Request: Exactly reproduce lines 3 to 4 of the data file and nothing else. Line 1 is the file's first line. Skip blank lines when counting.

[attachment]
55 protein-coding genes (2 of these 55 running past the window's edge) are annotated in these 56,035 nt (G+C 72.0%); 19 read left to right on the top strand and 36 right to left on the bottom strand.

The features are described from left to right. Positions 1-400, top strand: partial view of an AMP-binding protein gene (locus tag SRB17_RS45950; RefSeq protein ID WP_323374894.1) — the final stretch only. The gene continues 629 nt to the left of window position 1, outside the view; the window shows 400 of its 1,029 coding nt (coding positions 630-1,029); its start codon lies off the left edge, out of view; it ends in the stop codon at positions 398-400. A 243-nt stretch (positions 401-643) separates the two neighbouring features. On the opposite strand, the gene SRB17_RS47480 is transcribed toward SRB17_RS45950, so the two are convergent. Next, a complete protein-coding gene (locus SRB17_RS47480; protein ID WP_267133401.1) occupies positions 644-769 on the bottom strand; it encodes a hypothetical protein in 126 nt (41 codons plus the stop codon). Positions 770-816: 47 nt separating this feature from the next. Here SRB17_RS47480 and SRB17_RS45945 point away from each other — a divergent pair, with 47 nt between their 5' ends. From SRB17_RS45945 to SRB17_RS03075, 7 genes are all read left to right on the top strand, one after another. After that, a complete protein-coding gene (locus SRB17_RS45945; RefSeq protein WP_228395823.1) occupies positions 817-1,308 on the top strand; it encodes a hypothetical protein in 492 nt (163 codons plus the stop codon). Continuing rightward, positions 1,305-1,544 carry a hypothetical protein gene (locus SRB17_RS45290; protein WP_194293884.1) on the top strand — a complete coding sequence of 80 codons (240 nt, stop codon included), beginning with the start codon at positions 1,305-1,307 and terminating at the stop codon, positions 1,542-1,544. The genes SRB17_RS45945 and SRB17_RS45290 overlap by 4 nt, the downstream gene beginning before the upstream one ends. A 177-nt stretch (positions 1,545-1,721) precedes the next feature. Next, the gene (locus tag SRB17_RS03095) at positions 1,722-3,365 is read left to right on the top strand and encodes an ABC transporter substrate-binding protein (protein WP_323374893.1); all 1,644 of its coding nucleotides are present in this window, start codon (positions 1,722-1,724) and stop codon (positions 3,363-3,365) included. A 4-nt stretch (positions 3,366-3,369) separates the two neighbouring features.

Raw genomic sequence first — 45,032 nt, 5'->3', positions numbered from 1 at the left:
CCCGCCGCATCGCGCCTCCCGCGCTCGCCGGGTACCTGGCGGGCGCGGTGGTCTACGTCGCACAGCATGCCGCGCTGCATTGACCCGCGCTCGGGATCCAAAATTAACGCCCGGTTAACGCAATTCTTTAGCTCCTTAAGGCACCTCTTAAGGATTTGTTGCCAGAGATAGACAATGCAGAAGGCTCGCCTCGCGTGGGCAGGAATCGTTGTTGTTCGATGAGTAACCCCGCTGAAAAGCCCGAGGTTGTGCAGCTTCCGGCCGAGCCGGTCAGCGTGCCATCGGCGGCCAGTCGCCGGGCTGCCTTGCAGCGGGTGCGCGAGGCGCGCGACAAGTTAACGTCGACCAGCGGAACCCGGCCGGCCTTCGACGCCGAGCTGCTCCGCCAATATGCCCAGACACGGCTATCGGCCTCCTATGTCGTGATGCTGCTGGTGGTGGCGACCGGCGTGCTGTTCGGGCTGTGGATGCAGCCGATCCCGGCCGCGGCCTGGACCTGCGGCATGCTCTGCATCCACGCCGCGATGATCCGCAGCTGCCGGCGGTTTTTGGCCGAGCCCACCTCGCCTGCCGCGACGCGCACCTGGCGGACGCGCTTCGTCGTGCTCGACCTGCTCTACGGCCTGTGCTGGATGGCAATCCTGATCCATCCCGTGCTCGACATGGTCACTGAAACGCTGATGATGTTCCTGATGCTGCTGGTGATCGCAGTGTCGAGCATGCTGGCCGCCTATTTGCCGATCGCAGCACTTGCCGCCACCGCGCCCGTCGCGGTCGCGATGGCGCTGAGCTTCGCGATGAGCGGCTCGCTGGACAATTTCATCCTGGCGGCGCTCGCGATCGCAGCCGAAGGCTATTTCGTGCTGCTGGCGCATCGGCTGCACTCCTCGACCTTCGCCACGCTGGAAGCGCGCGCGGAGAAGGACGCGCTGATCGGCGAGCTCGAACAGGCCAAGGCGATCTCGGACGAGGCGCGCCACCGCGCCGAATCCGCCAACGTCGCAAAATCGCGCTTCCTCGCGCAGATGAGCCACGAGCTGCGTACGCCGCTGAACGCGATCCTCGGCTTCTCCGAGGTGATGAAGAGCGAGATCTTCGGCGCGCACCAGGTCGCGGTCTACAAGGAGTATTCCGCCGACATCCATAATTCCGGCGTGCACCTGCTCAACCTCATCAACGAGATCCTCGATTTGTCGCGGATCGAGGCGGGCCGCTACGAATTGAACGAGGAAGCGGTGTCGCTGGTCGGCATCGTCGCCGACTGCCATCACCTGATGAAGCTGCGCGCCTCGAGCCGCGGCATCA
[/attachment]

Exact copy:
Raw genomic sequence first — 45,032 nt, 5'->3', positions numbered from 1 at the left:
CCCGCCGCATCGCGCCTCCCGCGCTCGCCGGGTACCTGGCGGGCGCGGTGGTCTACGTCGCACAGCATGCCGCGCTGCATTGACCCGCGCTCGGGATCCAAAATTAACGCCCGGTTAACGCAATTCTTTAGCTCCTTAAGGCACCTCTTAAGGATTTGTTGCCAGAGATAGACAATGCAGAAGGCTCGCCTCGCGTGGGCAGGAATCGTTGTTGTTCGATGAGTAACCCCGCTGAAAAGCCCGAGGTTGTGCAGCTTCCGGCCGAGCCGGTCAGCGTGCCATCGGCGGCCAGTCGCCGGGCTGCCTTGCAGCGGGTGCGCGAGGCGCGCGACAAGTTAACGTCGACCAGCGGAACCCGGCCGGCCTTCGACGCCGAGCTGCTCCGCCAATATGCCCAGACACGGCTATCGGCCTCCTATGTCGTGATGCTGCTGGTGGTGGCGACCGGCGTGCTGTTCGGGCTGTGGATGCAGCCGATCCCGGCCGCGGCCTGGACCTGCGGCATGCTCTGCATCCACGCCGCGATGATCCGCAGCTGCCGGCGGTTTTTGGCCGAGCCCACCTCGCCTGCCGCGACGCGCACCTGGCGGACGCGCTTCGTCGTGCTCGACCTGCTCTACGGCCTGTGCTGGATGGCAATCCTGATCCATCCCGTGCTCGACATGGTCACTGAAACGCTGATGATGTTCCTGATGCTGCTGGTGATCGCAGTGTCGAGCATGCTGGCCGCCTATTTGCCGATCGCAGCACTTGCCGCCACCGCGCCCGTCGCGGTCGCGATGGCGCTGAGCTTCGCGATGAGCGGCTCGCTGGACAATTTCATCCTGGCGGCGCTCGCGATCGCAGCCGAAGGCTATTTCGTGCTGCTGGCGCATCGGCTGCACTCCTCGACCTTCGCCACGCTGGAAGCGCGCGCGGAGAAGGACGCGCTGATCGGCGAGCTCGAACAGGCCAAGGCGATCTCGGACGAGGCGCGCCACCGCGCCGAATCCGCCAACGTCGCAAAATCGCGCTTCCTCGCGCAGATGAGCCACGAGCTGCGTACGCCGCTGAACGCGATCCTCGGCTTCTCCGAGGTGATGAAGAGCGAGATCTTCGGCGCGCACCAGGTCGCGGTCTACAAGGAGTATTCCGCCGACATCCATAATTCCGGCGTGCACCTGCTCAACCTCATCAACGAGATCCTCGATTTGTCGCGGATCGAGGCGGGCCGCTACGAATTGAACGAGGAAGCGGTGTCGCTGGTCGGCATCGTCGCCGACTGCCATCACCTGATGAAGCTGCGCGCCTCGAGCCGCGGCATCA